Why labels and music groups are building content creations studios
Why is Universal Music Group building content creation studios in London and LA?
One simple reason. They discovered how to reach fans post -Covid19. One of the biggest changes in the music industry 2020 is the shut down of music venues. Artists have not only suffered the massive loss in revenue but they also lost that deeper connection to their fan base that those concerts provided. Then something remarkable happened. Musicians started to adapt. I would expect nothing less from this beloved and resilient industry.
TikTok was just one of the incredible outlets that revealed itself as a connection point for artists and fans after Fleetwood Mac’s Rumours became the top 10 album this week more than four decades after its release thanks to a viral TikTok video that had everyone vibing along to “Dreams.”
Rumours now ranks seventh on the Billboard 200 chart, the publication announced, the album’s first appearance in the top 10 since 1978, a year after it debuted.
‘Rumours’ newfound popularity is thanks to a viral video from Nathan Apodaca, who goes by 420doggface208 on TikTok, that shows him skateboarding down a road and sipping cran-raspberry juice straight from the jug, while “Dreams” plays over top. It’s been viewed more than 60 million times since being posted at the end of September, and it’s even inspired both Mick Fleetwood and Stevie Nicks to sign up for TikTok over the past two weeks. Fleetwood recreated the viral video himself, while Nicks posted a video of herself lacing up roller skates and singing along. They have a combined 35 million views. (theverge.com)
Now Universal Music Group (UMG) has entered the content-creation space with the launch of London- and Los Angeles-based Mercury Studios.
Universal Music Group officially announced the birth of Mercury Studios just recently, in a formal release that was shared with Digital Music News.
The content house is set “to develop, produce, and invest in innovative, music-based storytelling” across film, television, podcasts, and live performances. Their timing is perfect as music continues to become increasingly prevalent on short-form video platforms as well as in video games, film, and TV.
Universal Music UK Chairman and CEO 22-year UMG UK veteran David Joseph indicated…
“Mercury will be about bold ideas, exciting new talent but above all compelling visual storytelling, all of which will be demonstrated with the exciting projects we will be announcing over the coming weeks. Music is a world full of the most extraordinary stories, with so many yet to be told.”
UMG also has unveiled plans for a collection of “music-based experiential hotel properties,” which rendered images suggesting full-scale performance areas directly behind lodgers’ balconies. Talk about VIP…
Plus, the world’s largest label closed a multiyear licensing agreement with Spotify. The announcement was vague but indicated that the companies will “advance their industry-leading partnership,” including via “collaboration on new, state-of-the-art marketing campaigns across Spotify’s platform.”
What does this signal to the music industry?
It signals that music consumption has changed and the majors are finally catching up. It sure took them along time to figure it out and commit to a direction.
Perhaps covid-19 extended quarantines had alot to do with it forcing them to look at how concerts need to look in 2021.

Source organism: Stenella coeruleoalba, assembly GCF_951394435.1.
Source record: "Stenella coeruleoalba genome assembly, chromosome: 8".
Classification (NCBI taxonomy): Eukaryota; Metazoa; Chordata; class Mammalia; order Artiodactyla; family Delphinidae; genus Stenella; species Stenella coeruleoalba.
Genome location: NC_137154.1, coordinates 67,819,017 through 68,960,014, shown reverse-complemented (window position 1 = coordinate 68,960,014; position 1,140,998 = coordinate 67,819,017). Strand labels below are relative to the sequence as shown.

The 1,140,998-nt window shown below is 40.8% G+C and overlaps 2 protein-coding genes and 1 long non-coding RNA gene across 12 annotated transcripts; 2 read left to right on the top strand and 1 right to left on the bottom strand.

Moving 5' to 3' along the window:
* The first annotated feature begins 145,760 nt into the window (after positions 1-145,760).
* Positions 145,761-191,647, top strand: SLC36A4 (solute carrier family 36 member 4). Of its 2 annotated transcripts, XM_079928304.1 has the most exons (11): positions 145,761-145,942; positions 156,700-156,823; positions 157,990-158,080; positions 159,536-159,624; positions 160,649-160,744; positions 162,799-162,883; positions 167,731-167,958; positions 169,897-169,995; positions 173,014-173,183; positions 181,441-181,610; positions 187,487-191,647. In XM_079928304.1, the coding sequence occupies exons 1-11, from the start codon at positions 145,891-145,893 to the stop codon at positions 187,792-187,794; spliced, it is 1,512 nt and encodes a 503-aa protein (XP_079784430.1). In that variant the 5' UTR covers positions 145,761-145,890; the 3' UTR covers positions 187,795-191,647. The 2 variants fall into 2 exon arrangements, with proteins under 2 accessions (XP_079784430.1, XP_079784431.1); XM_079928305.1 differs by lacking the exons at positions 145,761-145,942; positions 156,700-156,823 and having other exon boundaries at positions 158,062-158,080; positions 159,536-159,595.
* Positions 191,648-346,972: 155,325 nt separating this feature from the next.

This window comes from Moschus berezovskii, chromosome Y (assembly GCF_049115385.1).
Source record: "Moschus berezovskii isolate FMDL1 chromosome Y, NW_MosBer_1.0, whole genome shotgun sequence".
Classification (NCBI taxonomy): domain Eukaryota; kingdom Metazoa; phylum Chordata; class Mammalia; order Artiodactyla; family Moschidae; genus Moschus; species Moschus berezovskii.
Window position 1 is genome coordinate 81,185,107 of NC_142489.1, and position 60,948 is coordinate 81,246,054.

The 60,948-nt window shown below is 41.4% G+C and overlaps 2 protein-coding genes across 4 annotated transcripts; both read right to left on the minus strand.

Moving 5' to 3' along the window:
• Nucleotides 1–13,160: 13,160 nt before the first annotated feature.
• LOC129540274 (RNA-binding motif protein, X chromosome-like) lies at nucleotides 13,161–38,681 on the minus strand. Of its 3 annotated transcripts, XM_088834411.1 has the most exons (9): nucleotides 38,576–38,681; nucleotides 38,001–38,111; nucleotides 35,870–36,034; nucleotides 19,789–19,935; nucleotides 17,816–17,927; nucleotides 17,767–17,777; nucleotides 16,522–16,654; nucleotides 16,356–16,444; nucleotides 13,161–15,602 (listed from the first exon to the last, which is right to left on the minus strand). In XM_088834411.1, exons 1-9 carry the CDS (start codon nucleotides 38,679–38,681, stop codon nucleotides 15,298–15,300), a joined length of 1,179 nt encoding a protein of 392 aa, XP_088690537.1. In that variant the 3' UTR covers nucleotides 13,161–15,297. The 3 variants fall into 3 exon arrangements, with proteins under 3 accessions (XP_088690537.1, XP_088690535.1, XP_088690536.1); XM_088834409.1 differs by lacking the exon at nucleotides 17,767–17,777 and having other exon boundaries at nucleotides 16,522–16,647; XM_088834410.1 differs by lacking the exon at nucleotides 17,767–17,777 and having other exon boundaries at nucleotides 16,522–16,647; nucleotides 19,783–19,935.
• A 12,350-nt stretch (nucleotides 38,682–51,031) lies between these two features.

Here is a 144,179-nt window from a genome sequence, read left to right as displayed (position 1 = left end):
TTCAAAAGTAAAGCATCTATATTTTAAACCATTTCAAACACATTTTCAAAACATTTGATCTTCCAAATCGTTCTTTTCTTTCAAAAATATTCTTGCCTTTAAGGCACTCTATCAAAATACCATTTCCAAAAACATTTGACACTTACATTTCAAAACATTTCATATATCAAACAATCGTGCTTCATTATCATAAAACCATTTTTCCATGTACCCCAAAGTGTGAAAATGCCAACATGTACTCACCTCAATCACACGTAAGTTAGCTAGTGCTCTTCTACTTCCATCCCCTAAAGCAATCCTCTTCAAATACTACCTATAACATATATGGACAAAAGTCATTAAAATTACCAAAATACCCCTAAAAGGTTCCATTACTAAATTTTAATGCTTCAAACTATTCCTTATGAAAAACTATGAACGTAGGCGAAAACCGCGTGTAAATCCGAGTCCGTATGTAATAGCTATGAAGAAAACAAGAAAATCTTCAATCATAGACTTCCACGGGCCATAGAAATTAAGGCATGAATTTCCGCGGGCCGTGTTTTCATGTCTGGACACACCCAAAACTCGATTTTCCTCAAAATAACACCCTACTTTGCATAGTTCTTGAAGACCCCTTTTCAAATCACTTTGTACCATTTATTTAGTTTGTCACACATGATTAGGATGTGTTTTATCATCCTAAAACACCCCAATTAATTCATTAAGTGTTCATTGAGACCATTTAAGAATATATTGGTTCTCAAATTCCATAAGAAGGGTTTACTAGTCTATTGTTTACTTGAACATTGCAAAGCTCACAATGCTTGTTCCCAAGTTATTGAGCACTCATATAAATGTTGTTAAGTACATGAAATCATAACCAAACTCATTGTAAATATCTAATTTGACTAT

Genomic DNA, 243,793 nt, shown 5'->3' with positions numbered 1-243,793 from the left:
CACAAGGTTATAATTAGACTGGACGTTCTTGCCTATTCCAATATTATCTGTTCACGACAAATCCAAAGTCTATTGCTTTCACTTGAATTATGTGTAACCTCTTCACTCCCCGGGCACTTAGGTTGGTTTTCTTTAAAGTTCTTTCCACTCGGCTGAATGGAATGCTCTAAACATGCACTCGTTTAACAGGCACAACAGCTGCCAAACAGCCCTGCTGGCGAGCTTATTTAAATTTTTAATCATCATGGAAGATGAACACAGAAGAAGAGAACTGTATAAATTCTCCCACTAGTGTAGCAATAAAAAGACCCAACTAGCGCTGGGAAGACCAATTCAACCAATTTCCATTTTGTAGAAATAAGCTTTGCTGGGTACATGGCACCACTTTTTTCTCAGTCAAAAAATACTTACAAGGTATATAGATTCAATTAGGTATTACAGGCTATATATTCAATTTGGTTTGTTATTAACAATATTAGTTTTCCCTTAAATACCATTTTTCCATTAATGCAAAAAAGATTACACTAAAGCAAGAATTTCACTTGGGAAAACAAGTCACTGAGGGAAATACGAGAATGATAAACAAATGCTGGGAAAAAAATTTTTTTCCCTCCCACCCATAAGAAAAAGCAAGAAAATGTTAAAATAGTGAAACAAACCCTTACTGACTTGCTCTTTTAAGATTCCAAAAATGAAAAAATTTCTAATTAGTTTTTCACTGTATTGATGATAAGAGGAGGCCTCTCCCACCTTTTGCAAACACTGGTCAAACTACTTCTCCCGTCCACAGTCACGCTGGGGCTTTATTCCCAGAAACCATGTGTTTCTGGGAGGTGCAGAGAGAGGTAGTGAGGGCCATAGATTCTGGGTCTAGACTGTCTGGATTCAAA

It also signals to new creators that social media is not to be overlooked as a way to get new music into the ears of fans through a viral content production strategy.
The drawback is that less technically savvy artists (most of the music world) will struggle with mastering effective content creation.
To help with the music marketing side of the struggle…
the AVA Live Radio Press team (and myself- Jacqueline Jax) has been busy working behind the scenes with indie artists, labels and management teams to build out a better content strategy for 2021.
The team does everything from advisory to content production and execution and has been seeing amazing results bringing indie artists to the worldwide streaming table through their own curators picks, focus stories and social media platforms.
Apply to AVA Live Radio with your music <here>
Other ways that music has evolved in 2020.
Covid-19 turned livestreaming, once an idea that was widely balked at and discarded as a cheap thrill, into the fastest-growing ecosystem in music. With shows canceled and with nowhere else to go to engage with fans, artists from well-established superstars to amateur talent flocked to livestreaming in droves. It started with casual iPhone sessions aired from their couches. But over the past several months, those have evolved into increasingly elaborate, costly blockbusters. Dua Lipa’s well-received livestream over Thanksgiving weekend, which featured guests including Elton John and Miley Cyrus, cost about $1.5 million to put together. Kiss’s extravagant New Year’s Eve show, streaming live from Dubai, will run nearly into the eight figures.
Animated shows on video games such as Fortnite and Roblox have been head-turners too. Travis Scott’s concert on the former reportedly earned him $20 million — not to mention an unforgettable cultural moment — while Lil Nas X drew in 33 million viewers. Justin Bieber, The Weeknd and J Balvin made up a star-studded investor class for Wave, who produces animated virtual concerts like these. The live music business is clamoring for a return to live shows, many managers, booking agents and artists are confident that livestreaming, cheaper and easier as it is many ways, will be a part of the post-Covid formula. — Ethan Millman
Post researched and provided by Jacqueline Jax
(Some portions of this post were pulled directly from the source noted above)